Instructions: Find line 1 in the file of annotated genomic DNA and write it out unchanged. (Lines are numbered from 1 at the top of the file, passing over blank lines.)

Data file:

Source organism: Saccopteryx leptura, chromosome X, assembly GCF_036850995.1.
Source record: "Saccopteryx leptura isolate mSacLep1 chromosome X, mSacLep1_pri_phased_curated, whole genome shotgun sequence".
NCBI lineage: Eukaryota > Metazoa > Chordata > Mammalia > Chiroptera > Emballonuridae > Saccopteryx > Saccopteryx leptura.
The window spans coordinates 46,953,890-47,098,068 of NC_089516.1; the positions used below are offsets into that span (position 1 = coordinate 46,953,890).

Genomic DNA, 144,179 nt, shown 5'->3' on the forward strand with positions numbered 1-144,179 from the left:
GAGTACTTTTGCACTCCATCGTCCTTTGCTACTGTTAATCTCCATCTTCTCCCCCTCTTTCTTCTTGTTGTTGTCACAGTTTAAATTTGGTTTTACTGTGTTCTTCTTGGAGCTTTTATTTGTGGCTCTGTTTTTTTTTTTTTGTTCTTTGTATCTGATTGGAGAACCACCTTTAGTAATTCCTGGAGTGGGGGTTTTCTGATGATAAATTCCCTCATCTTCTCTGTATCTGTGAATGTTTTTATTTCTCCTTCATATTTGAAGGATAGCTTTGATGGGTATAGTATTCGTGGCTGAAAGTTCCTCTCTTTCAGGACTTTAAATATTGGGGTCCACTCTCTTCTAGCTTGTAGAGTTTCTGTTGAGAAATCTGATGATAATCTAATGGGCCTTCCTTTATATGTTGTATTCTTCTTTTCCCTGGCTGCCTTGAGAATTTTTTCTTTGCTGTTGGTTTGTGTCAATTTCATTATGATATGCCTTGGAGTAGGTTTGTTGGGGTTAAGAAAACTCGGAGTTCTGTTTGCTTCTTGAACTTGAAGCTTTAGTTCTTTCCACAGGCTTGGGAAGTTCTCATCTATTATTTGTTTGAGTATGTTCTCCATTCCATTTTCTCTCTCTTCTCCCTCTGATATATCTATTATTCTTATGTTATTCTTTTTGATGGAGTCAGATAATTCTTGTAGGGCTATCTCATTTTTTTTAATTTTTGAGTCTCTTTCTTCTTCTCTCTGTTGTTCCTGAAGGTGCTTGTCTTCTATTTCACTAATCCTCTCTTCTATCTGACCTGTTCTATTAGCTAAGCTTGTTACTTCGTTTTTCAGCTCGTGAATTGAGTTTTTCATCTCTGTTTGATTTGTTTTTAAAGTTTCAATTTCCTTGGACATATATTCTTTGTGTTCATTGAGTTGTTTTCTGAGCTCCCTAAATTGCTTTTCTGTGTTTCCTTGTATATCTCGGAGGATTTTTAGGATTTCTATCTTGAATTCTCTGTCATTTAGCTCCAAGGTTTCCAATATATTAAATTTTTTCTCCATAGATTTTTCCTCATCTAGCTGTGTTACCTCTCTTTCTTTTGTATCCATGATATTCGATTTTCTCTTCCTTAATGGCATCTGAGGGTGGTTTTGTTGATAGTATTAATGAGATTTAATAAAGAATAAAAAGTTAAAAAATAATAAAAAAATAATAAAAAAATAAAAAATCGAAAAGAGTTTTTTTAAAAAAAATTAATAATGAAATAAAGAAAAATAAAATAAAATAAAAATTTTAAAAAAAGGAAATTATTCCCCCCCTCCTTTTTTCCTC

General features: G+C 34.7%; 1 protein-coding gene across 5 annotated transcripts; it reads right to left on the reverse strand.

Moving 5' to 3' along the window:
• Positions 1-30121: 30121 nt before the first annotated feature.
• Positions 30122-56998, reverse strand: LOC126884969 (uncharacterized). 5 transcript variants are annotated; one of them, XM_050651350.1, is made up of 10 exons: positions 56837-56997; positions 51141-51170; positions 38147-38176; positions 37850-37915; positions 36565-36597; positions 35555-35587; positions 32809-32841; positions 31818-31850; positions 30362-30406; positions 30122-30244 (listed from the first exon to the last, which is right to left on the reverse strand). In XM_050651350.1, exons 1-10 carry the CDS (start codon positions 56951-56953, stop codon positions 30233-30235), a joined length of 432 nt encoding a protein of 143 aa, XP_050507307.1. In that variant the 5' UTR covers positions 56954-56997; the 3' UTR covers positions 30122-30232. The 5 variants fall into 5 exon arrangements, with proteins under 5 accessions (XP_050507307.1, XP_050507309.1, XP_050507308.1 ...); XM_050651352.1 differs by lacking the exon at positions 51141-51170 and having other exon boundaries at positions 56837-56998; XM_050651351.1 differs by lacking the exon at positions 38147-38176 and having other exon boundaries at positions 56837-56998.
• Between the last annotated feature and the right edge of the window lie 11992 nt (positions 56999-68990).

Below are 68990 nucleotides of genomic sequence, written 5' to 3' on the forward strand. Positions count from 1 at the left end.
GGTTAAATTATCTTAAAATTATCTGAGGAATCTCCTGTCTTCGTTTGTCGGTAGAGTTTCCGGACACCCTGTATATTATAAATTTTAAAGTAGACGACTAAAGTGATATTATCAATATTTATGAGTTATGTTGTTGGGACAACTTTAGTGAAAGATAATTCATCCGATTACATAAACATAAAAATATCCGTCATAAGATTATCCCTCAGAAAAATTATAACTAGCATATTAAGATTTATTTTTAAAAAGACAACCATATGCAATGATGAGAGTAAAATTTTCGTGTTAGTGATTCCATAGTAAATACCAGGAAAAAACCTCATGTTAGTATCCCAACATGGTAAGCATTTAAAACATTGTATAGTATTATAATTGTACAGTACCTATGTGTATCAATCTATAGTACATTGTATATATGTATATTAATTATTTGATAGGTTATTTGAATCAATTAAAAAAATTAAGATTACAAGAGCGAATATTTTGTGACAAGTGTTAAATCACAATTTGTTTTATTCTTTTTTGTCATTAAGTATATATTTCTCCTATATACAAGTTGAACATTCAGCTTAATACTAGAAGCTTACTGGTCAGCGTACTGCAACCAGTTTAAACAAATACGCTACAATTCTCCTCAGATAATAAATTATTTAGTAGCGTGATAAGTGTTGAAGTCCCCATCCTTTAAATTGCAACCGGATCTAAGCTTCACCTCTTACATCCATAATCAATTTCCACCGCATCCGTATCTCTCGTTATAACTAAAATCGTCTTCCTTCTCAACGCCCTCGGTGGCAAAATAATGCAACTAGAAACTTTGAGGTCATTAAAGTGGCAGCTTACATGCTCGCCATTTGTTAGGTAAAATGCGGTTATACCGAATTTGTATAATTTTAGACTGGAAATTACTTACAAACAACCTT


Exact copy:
Source organism: Saccopteryx leptura, chromosome X, assembly GCF_036850995.1.